President George W. Bush has announced the creation of two new web-based education projects that will allow students and educators from the United States to collaborate on projects and share ideas with those in other nations.

The first is an eMail exchange program between students in an effort to promote global understanding; the second is an international database of best practices in teaching.

At a local elementary school in Washington, D.C., Oct. 25, Bush publicized the formation of “Friendship Through Education,” an initiative that uses the internet to link United States students with students from predominantly Muslim countries.

To start, three U.S. schools that were directly affected by the Sept. 11 terrorist attacks will be linked with schools in Islamic nations. Eventually, at least one school in every state will participate.

“One way to fight evil is with good; you can help by writing letters to boys and girls your age. You can let boys and girls know what you think is important. You can let boys and girls know what your dreams are, and ask them about theirs, too,” Bush said to students at Thurgood Marshall Extended Elementary School.

Students will use eMail to exchange letters and better understand each other’s countries and cultures. They’ll also be encouraged to swap essays, artwork, and participate in collaborative projects.

“One of the best ways to deter terrorism is through education and understanding,” the White House said in a statement. “This interaction will build friendships and involve students in discussions of issues facing them as future global citizens.”

Some of the participating countries include Egypt, Indonesia, Qatar, Pakistan, Turkey, Bahrain. The program also is intended to reach refugee camps inside Afghanistan.

“We’re using our laptop technology to communicate with two schools we’ve been partnered off with in Egypt,” said Mirian Acosta-Sing, principal of Mott Hall School in New York City, another of the first schools to join this project. The third is Patrick Henry Elementary School in Arlington, Va.

“The students kind of see themselves as ambassadors for the United States, so they are taking this quite seriously,” she said.

The Mott Hall sixth graders already have begun exchanging eMails with the Egyptian students, and they planned to read the eMails they’ve received to each other Nov. 2.

“The kids are really excited. They’re researching and going to different web sites to read about Muslim religion,” Acosta-Sing said. “This is really going to make social studies come alive for them.”

A consortium of nongovernmental organizations and private companies is making Friendship Through Education possible by identifying schools in Muslim nations to participate, providing internet communications to students, assisting with translations, and facilitating classroom projects.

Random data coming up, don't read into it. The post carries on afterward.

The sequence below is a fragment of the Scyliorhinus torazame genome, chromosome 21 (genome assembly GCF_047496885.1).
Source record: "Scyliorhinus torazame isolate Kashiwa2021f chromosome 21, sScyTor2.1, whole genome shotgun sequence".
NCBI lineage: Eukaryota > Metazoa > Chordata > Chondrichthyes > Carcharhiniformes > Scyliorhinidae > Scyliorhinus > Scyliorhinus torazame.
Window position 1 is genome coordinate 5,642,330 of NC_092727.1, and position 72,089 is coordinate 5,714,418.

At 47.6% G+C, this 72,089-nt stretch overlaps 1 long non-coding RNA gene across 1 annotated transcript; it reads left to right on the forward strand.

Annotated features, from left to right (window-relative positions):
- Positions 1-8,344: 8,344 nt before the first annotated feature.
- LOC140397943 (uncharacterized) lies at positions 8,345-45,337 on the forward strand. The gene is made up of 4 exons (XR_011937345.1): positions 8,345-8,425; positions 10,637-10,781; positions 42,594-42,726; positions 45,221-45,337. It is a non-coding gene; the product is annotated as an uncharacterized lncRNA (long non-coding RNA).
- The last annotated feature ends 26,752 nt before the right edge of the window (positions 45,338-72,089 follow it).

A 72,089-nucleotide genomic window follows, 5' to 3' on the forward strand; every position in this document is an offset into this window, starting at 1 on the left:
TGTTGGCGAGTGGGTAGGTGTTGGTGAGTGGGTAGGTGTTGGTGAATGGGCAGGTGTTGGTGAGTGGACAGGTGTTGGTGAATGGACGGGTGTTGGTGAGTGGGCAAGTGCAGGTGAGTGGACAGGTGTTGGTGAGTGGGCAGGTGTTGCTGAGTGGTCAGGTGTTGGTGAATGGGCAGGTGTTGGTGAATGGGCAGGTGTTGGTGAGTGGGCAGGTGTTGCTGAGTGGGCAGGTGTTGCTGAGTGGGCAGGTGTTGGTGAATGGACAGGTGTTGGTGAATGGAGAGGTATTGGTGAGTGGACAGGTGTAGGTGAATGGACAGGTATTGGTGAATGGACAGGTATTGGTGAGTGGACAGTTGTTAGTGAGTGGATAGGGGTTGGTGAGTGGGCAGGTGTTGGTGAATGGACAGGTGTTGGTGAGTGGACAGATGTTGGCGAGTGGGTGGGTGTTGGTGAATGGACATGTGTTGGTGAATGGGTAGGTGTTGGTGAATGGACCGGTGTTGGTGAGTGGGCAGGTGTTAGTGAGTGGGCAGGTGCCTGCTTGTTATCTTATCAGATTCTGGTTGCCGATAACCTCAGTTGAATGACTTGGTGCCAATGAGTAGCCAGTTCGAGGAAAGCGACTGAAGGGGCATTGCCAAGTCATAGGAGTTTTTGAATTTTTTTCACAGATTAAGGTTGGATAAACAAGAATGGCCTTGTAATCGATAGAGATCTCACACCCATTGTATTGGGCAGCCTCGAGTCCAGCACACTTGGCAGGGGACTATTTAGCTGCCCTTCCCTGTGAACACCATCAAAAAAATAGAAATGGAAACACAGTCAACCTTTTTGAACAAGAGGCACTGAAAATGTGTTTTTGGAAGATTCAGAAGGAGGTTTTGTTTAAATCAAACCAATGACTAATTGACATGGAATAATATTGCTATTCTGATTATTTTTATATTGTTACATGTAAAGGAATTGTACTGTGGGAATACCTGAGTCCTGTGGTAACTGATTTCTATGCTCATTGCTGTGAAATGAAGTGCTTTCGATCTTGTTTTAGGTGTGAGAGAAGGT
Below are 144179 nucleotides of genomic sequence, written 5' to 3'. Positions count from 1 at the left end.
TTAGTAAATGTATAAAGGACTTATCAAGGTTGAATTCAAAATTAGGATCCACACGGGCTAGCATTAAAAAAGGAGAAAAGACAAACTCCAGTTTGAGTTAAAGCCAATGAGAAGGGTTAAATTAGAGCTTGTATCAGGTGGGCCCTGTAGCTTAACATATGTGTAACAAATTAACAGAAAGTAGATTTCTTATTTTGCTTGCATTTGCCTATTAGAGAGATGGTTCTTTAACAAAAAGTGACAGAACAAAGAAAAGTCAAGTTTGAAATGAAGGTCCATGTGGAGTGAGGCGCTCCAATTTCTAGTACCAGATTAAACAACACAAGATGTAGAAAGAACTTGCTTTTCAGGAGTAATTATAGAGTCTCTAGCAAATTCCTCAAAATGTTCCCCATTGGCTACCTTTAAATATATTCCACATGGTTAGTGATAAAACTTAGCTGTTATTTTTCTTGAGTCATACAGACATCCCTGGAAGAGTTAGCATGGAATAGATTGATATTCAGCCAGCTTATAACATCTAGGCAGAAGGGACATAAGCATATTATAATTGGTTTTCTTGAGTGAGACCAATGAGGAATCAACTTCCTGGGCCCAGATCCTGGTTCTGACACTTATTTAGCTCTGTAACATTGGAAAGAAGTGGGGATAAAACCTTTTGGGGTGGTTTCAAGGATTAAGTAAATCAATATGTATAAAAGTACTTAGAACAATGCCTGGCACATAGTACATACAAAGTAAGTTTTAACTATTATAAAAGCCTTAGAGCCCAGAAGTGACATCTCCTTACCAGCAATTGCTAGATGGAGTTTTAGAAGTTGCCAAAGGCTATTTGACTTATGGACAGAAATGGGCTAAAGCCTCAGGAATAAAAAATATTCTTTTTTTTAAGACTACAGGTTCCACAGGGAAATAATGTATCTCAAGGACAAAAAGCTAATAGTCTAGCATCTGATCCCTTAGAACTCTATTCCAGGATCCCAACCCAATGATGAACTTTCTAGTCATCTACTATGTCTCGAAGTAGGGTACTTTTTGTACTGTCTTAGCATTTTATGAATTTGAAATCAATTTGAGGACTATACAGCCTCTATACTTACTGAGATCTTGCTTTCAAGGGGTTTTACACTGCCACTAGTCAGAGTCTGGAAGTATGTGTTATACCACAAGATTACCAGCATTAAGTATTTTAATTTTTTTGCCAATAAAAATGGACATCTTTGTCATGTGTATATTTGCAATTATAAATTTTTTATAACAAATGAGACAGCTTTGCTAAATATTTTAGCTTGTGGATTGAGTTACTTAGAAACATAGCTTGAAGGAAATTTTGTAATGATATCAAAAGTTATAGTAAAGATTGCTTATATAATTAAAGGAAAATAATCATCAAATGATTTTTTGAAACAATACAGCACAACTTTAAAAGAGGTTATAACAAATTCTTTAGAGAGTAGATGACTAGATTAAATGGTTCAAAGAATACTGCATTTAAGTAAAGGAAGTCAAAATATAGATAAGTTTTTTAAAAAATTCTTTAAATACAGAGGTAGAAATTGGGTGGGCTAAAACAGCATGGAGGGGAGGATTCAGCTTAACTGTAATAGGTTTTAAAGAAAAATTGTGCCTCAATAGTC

The group includes iEARN-USA, the United Nation’s Cyberschoolbus, ePals Classroom Exchange, Global SchoolNet Foundation, People to People International, Schools Online, Sister Cities International, US Fund for UNICEF, and Paul D. Coverdell World Wise Schools of the Peace Corps.

It’s up to individual schools and teachers to decide exactly what they will do, according to Lisa Jobson, program director of iEARN-USA and the key organizer of Friendship Through Education.

Educators who’d like to participate can get information and register at the Friendship Through Education web site (see link below).

International best-practice database

The U.S. Department of Education and four Asia-Pacific Economic Cooperation (APEC) nations have agreed to use the internet to post best practices in education and to promote international collaboration on internet-based learning.

The initiative, called the APEC Cyber Education Cooperation, was announced Oct. 22 during a recent APEC forum in China.

Korea, New Zealand, Hong Kong, Singapore, and the United States will participate in developing a database of best practices for educators to access via the internet. The content will focus on the use of technology in the classroom, the teaching and learning of other subjects, and the exchange of people and ideas.

Using the database, for example, teachers could find curriculum materials and lesson plans used by Singapore teachers to help their students achieve the best scores in the world on international mathematics assessments.

“A global economy demands a work force that has the capacity to continually update its education and skills through access to the latest developments in a variety of fields, from engineering to fiber-optics,” said U.S. Secretary of Education Rod Paige.

“President Bush has made education his top domestic priority, and the eLearning initiative advances the education goals and further strengthens the economies of our APEC neighbors, as well as our own.”


White House

Friendship Through Education Consortium

U.S. Department of Education